InDesignSecrets Podcast 140

Listen in your browser: InDesignSecrets-140.mp3 (18.7 MB, 33:57 minutes)

See the Show Notes for links mentioned in this episode.
Or view the transcript of this podcast.
  • All about Twitter for InDesign users:
    • Who to follow and why
    • Design-oriented Twitter lists
    • InDesign tips found in tweets
  • Keyboard Shortcut of the Week: Cmd-Y/Ctrl-Y
  • Newsbits
  • Obscure InDesign Feature of the Week: Row Separator

News and special offers from our sponsors:
>> In-Tools is owned by our friend Harbs, who helps out so many users here on the blog and in our forum. In this episode we talked about his company’s awesome Reflective Objects plug-in ($39 US), which lets designers specify¬† “align to/away from spine” for objects as well as paragraphs without having to make them anchored objects. If you’ve every had the layout of a left-facing page turn into a mess when it became a right-facing page, this plug-in is for you!

>> Rorohiko has a number of cool plug-ins for InDesign users that slash the amount of time it takes to get something done. We love their handy (and free!) plug-in called “Like Finds Like.” It lets you select an object, then tell InDesign to select all the other objects on that page or spread that share the same fill or stroke or frame type or width or … you get the idea. Check it out! Meanwhile, you can support Rorohiko by buying one of their commercial plug-ins, such as the wonderful TextExporter ($19 US) that we talked about in the last episode … it’s the ideal add-on for anyone who needs to repurpose text from their layouts. You can still go to this special URL: in the store to get a “10 pack” of TextExporter for only $109 instead of $149.

Links mentioned in this podcast:
> Anne-Marie’s Twitter & Facebook Marketing videos at
> The GraphicDesign Twitter list at Listorious
> Browse the Graphic-Designer list at Twibes
> Twitter user @Typography posts type-related info
> Blog post about 50 web designers to follow on Twitter
> Look for InDesign Tips on Twitter
> Learn more about Rufus Deuchler, Cari Jansen, and Russell Viers (new speakers at the Print & ePublishing Conference)
> Follow (or just read) @indesignsecrets on Twitter, and also our individual Twitter posts: @amarie, @dblatner, @idguy, @jmvrankin, @jamesfritz, @carijansen
> A few of our favorite Tweeple: @mninness, @lizcastro, @scottcitron, @rufusd, @mordy, @indesignmag, @indesign

4 Comments on “InDesignSecrets Podcast 140

  1. Thanks David … actually, that’s been there a while. Useful link to gather business marketing info in one place.

    In May of this year they announced they were beta testing a “Twitter Business Center” with premium services for businesses. It was reported in Inc. magazine, Wired, and Mashable (here’s their story, even had screenshots:

    Periodically I do a search to see if the service is live or not. So far, no sightings.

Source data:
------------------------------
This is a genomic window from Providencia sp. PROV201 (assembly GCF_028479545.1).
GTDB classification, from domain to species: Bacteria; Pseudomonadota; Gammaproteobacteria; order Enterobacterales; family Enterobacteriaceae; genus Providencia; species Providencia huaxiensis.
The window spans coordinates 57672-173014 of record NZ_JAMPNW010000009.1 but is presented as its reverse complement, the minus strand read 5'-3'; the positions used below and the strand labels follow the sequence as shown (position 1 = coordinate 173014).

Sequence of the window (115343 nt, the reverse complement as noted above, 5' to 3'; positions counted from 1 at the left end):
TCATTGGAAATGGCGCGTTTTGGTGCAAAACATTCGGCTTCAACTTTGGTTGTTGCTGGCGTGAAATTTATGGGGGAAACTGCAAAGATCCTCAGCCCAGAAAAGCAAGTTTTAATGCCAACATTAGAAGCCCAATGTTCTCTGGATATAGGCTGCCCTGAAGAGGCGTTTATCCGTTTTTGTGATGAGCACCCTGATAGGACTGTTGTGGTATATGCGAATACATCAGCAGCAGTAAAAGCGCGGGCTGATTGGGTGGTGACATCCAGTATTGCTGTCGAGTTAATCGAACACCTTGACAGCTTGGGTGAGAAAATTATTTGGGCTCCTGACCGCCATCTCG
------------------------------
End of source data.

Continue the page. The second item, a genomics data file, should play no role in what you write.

2. By the way, this morning in the shower I realized I made a mistake in the podcast. (Yes, this is what I think about in the shower: “What mistakes did I make yesterday?” LOL)

    I said that the real limit of a tweet is 160 characters; but Twitter cuts that at 140 characters so people can include other people’s usernames (which have a limit of 20 characters) in retweets. That is, when you quote someone else’s tweet, the other person’s username can be included, like “RT @dblatner I love InDesign”.

    But that’s only halfway accurate. Yes the real limit is 160 characters, but the reason has nothing to do with retweeting. It’s so that the *account name of the person who is tweeting* has room to be included, which Twitter always does at the beginning of a tweet.

    So David writes a tweet “I love InDesign” which is 15 characters (including spaces), but when it appears in his Twitter feed, the tweet is actually 24 characters long, because it includes his username followed by a space:

    dblatner I love InDesign

    I got it right in my video, thank heaven … I think I got confused a bit in the podcast because character length of your tweets really does have an impact on retweeting, which David was asking about: “So when I write a tweet, I don’t have to worry about keeping it short so other people can retweet it?” I said, right, you don’t have to worry about it. But actually you do need to worry about it.

    Say that I retweet David’s tweet above oldschool style (not using the new RT button, which I hate), Twitter adds my name in front, since I’m the person tweeting. I add “RT” to indicate I’m quoting (retweeting) David. Now the tweet is 33 characters long:

    amarie RT dblatner I love InDesign

    There are two morals to this story. First, when you choose a Twitter account name, keep it short! It’ll make life easier for you and your retweeters. Second, if you want to encourage other Twitter users to retweet a message to their followers (key to leveraging the viral aspect of the medium) you should limit the tweet to 120 characters, or as close to that as possible.

  3. When I have some free time I like to search Twitter for certain words to see what the results are. If you use a program like tweetdeck (, you can setup custom fields that have live search results based on a keyword. Personally, I have one setup for InDesign and Acrobat.

    For fun I will look for people who complain about a problem or are asking a question, then I try to respond within the 140 character limit. Yes, that is my strange way of having fun.

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